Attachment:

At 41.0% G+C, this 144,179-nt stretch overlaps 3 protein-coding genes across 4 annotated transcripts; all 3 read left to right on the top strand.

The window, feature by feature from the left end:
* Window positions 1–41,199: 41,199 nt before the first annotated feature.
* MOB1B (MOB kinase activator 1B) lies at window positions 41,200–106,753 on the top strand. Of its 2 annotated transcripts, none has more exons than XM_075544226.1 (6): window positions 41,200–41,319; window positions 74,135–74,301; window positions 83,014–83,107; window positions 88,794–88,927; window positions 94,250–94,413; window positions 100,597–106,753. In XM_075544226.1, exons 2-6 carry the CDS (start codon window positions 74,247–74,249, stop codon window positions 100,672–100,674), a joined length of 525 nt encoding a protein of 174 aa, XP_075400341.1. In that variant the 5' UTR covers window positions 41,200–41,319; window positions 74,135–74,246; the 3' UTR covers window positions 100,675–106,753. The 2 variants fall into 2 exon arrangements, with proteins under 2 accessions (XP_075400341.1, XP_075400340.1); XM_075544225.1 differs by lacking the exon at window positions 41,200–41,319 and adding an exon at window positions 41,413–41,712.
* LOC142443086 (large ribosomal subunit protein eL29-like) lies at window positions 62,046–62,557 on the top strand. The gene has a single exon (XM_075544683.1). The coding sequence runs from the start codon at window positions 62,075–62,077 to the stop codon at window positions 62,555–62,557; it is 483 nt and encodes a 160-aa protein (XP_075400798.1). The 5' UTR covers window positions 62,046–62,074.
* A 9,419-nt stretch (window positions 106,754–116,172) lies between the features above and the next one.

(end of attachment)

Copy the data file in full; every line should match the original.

At 41.0% G+C, this 144,179-nt stretch overlaps 3 protein-coding genes across 4 annotated transcripts; all 3 read left to right on the top strand.

The window, feature by feature from the left end:
* Window positions 1–41,199: 41,199 nt before the first annotated feature.
* MOB1B (MOB kinase activator 1B) lies at window positions 41,200–106,753 on the top strand. Of its 2 annotated transcripts, none has more exons than XM_075544226.1 (6): window positions 41,200–41,319; window positions 74,135–74,301; window positions 83,014–83,107; window positions 88,794–88,927; window positions 94,250–94,413; window positions 100,597–106,753. In XM_075544226.1, exons 2-6 carry the CDS (start codon window positions 74,247–74,249, stop codon window positions 100,672–100,674), a joined length of 525 nt encoding a protein of 174 aa, XP_075400341.1. In that variant the 5' UTR covers window positions 41,200–41,319; window positions 74,135–74,246; the 3' UTR covers window positions 100,675–106,753. The 2 variants fall into 2 exon arrangements, with proteins under 2 accessions (XP_075400341.1, XP_075400340.1); XM_075544225.1 differs by lacking the exon at window positions 41,200–41,319 and adding an exon at window positions 41,413–41,712.
* LOC142443086 (large ribosomal subunit protein eL29-like) lies at window positions 62,046–62,557 on the top strand. The gene has a single exon (XM_075544683.1). The coding sequence runs from the start codon at window positions 62,075–62,077 to the stop codon at window positions 62,555–62,557; it is 483 nt and encodes a 160-aa protein (XP_075400798.1). The 5' UTR covers window positions 62,046–62,074.
* A 9,419-nt stretch (window positions 106,754–116,172) lies between the features above and the next one.